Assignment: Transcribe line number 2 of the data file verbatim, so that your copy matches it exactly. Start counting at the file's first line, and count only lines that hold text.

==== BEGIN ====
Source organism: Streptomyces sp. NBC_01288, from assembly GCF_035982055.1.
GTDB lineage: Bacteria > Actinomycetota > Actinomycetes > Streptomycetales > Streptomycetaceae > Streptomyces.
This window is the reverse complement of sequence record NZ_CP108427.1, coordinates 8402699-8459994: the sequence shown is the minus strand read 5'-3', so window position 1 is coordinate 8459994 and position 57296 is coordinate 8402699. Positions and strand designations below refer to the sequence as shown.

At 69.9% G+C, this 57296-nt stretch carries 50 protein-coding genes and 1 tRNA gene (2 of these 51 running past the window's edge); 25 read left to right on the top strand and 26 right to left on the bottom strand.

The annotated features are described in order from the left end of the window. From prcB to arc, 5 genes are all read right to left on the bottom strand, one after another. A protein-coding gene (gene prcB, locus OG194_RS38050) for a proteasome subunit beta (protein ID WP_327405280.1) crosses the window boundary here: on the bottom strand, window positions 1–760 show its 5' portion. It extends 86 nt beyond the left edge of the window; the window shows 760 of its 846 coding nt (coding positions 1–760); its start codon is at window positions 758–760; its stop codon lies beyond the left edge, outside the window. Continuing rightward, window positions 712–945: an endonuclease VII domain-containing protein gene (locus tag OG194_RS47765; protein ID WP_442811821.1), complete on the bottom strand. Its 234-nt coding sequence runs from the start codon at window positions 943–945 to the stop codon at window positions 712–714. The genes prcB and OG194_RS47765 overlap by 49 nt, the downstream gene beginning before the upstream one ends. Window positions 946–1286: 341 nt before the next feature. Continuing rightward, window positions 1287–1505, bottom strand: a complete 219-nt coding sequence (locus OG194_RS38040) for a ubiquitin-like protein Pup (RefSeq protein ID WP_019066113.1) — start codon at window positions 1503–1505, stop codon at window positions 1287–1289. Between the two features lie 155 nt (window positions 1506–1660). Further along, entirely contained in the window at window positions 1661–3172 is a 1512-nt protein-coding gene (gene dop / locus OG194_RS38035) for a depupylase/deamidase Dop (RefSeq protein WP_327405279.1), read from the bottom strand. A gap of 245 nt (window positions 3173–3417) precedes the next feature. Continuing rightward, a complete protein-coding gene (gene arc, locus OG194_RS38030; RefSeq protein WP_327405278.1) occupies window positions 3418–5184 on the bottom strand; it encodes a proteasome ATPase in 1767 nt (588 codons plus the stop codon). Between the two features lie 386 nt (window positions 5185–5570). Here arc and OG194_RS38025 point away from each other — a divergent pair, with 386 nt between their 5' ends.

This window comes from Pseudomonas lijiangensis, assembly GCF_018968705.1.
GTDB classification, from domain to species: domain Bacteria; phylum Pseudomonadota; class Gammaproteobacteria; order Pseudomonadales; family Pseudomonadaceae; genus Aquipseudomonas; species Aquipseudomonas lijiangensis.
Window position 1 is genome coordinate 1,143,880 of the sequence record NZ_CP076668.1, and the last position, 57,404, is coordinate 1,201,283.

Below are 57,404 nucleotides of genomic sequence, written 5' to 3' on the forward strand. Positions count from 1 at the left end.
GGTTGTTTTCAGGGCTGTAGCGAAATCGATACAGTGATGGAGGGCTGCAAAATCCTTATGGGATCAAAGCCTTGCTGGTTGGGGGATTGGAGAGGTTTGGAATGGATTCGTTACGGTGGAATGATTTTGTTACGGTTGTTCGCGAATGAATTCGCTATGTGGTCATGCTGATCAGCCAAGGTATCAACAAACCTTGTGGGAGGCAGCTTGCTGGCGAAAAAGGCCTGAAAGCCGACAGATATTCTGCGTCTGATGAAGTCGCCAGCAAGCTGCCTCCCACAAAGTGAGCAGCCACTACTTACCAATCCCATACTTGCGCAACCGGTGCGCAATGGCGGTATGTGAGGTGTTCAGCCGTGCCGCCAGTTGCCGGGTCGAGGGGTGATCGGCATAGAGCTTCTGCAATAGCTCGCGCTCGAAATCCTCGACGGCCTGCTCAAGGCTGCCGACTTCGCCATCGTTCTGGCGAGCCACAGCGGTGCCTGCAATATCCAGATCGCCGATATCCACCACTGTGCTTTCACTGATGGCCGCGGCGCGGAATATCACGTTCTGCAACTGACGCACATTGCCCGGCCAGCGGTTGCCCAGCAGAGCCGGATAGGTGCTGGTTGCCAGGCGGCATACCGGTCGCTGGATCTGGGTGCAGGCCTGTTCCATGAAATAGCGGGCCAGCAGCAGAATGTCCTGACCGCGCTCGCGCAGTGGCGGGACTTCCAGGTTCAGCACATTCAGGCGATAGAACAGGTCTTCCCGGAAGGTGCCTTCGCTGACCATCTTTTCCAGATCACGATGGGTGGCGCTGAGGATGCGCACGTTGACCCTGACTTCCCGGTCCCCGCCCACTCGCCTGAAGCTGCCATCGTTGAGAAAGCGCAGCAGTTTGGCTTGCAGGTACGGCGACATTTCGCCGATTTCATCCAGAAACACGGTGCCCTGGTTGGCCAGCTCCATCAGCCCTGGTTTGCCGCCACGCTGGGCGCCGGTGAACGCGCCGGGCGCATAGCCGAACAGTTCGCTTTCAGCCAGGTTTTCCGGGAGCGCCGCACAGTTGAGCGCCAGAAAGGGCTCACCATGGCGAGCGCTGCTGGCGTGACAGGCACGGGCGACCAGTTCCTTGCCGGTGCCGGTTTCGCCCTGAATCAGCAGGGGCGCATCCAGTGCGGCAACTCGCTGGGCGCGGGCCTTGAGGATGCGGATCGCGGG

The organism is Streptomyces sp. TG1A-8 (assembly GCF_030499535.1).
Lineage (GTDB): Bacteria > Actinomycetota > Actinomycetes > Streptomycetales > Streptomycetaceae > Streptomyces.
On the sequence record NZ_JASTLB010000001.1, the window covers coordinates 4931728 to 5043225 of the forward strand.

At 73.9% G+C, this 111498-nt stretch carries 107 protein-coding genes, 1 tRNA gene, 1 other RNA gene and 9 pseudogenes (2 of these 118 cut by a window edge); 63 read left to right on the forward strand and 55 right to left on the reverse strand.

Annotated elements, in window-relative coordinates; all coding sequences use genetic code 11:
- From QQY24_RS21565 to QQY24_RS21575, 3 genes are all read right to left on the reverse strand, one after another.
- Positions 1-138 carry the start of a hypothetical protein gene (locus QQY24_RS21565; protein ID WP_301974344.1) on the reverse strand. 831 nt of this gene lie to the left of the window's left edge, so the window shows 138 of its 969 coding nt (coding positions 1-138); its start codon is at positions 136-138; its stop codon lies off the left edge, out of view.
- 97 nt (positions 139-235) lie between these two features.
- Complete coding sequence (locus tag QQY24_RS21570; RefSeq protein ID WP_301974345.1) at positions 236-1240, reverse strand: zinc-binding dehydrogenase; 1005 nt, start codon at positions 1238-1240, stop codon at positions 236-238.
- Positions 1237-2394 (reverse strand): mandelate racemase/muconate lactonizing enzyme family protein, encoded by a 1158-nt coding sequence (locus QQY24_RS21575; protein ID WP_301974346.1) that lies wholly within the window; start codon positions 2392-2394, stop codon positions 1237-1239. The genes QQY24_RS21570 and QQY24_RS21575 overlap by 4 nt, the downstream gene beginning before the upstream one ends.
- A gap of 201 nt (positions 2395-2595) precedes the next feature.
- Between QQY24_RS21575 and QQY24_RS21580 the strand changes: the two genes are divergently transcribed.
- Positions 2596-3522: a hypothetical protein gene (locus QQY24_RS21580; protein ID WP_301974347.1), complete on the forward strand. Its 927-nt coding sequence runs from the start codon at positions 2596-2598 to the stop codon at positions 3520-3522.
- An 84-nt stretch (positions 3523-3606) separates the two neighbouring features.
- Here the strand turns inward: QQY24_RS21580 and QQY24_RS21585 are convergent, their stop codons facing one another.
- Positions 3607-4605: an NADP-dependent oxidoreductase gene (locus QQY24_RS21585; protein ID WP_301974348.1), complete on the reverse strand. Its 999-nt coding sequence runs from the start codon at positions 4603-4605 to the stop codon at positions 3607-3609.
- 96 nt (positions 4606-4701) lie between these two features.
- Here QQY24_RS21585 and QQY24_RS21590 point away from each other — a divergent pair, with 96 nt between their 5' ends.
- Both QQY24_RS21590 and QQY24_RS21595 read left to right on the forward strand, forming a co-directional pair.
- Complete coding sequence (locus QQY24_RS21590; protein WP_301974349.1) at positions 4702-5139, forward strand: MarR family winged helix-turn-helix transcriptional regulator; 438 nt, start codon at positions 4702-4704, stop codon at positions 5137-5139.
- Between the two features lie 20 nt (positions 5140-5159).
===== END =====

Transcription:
GTDB lineage: Bacteria > Actinomycetota > Actinomycetes > Streptomycetales > Streptomycetaceae > Streptomyces.